Loop the loop

It's been a fairly fallow couple of weeks, culturally speaking. Aside from spending a little too much time wondering what the point is of Martin Amis's more recent work (a decision not entirely assisted by stumbling across a quote from the man himself, in which he stated that “I would certainly sacrifice any psychological or realistic truth for a phrase, for a paragraph that has a spin on it.”), we took a quick turn round the greatly improved Whitechapel Gallery. Little of the work therein lived up to its fine new setting, particularly not the facile daubings of Elizabeth Peyton, although some of the entrants in the painting edition of the East End Academy triennial were higly effective, most notably a sizeable abstract by Andy Harper.

Much relief, then, was to be found in the first issue of Loops, a new journal of long form music writing launched in a collaboration between Faber and Domino Records. Coming across like a Granta for the download generation, Loops boasts a score of features, incoporating fiction extracts, critical theory, tour diaries, poetry and interviews. In contrast to the hyperactive, attention grabbing efforts of more glossy music publications, there is an admirable lack of illustration (with the honourable exceptions of a gallery of photos from Kevin Cummins, a handful of David Shrigley sketches, and an odd wee cartoon strip from Liniers). Instead, the text is leavened with occasional typographic inserts based on pull quotes from the articles.

But enough of the appearance; the crucial element in such a venture is the quality of the writing, and on the whole, Loops succeeds. There are, unsurprisingly for such a broad selection, some clunkers (Hari Kunzru's impressionistic take on Moondog, whilst perhaps keeping close to the subject's eccentric nature, comes unfortunately close to the start of the magazine), but in general the articles are engaging and informative. Nick Kent's 1978 piece on Nick Drake, previously unpublished, manages to puncture some of the myths surrounding the young folk singer, whilst reaffirming his position in the English musical pantheon. Amanda Petrusich provides insight into the psychology of the serious record collector, conveying the notion that it is merely a few breaths away from a mental disorder. (Thankfully, her focus is on collectors of American 78s, the most famous amongst them probably being Robert Crumb, allowing those of us - mere amateurs in the eyes of the 78 collector - who dabble in vinyl, CDs or MP3s to feel slightly more relaxed about the music jones coursing through our minds.) It's also good to see extracts from Inky Fingers, the Observer Music Monthly's blog on the state of British music publishing, although it's perhaps an excerise in chutzpah too far to include the blog's thoughts on, yes, Loops.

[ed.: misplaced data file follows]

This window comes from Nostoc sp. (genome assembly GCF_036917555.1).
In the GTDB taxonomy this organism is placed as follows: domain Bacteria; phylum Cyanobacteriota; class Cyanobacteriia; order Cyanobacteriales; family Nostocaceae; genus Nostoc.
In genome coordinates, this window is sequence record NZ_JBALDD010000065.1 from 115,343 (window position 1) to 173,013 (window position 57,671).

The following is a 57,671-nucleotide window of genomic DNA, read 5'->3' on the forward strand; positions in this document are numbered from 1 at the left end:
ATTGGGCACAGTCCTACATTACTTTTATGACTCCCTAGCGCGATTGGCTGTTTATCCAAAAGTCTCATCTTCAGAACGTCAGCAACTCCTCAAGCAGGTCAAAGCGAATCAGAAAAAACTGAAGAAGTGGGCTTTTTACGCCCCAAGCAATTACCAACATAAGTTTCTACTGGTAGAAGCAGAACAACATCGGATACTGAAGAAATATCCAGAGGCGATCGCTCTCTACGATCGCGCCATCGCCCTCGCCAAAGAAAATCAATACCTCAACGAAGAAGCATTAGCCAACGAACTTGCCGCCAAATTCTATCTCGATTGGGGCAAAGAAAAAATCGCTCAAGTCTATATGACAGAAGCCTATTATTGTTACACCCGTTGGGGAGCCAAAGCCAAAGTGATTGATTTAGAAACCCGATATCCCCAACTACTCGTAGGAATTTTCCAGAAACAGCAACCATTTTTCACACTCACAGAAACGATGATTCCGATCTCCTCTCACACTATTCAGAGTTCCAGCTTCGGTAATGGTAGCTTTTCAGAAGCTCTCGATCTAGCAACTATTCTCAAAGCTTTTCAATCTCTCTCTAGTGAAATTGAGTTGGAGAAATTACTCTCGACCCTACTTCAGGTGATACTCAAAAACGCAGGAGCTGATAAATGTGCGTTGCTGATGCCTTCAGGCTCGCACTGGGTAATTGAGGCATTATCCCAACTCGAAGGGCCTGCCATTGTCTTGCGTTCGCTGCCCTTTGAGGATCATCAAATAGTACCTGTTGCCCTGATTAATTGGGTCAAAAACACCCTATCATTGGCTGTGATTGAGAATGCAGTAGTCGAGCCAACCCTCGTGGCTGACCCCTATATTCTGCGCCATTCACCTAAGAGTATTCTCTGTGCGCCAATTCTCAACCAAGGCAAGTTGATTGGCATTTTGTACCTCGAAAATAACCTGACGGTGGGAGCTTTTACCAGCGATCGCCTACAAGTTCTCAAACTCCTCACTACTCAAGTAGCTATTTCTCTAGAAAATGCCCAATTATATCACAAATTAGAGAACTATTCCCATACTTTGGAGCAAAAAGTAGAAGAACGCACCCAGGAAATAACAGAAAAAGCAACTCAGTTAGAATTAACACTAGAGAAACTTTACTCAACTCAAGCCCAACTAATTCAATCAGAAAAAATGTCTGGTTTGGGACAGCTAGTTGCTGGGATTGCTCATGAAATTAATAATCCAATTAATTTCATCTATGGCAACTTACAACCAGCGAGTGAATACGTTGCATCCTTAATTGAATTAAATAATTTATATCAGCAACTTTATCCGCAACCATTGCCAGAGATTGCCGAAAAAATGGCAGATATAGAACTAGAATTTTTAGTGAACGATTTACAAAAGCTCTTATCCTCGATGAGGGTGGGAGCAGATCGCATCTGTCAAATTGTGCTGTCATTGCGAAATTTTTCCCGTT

This is not to suggest that Loops is, by any stretch, perfect. One primary concern regards the freshness of the music on which the articles focus: there is little here from the twenty-first century, let alone from 2009. James Yorkston, who provides a tour diary, is of course a current recording artist, but his oeuvre is firmly located in the folk idiom, and is far from ground-breaking. Even Richard Milward, an author whose youth and verbal dexterity can be seen as an irritant to those over thirty, reflects on Spacemen 3, a band who were defunct before he turned eight. Perhaps this is of a piece with the long-form nature of the writing, in that the hottest new sounds are not necessarily those worthy of the most in depth thought. The editors, however, would do well to avoid Loops falling too comfortably into Mojo, heritage territory.

The inclusion of the other recent arrivals, Wild Beasts, touches on the other issue: that of editorial partiality. Putting aside their offering - quotes from the Vorticist manifesto, refigured as poetry, and easily the worst section of the journal - Wild Beasts are signed to, you guessed it, Domino, as is James Yorkston. Matthew Ingram, who interviews DJ team Optimo, is a Domino employee. One has to hope that Laurence Bell is not looking on Loops as a handy way to promote his charges, and that future contributors will be drawn from further afield than the Domino stable.

Of course, these are early days, and Faber are to be applauded for entering into a endeavour of this nature, which leans against the prevailing publishing wind. Along with Hamish Hamilton (whose admirable Five Dials has been ominously silent of late), it is commendable to see mainstream publishers offering a platform for long essays of this type.

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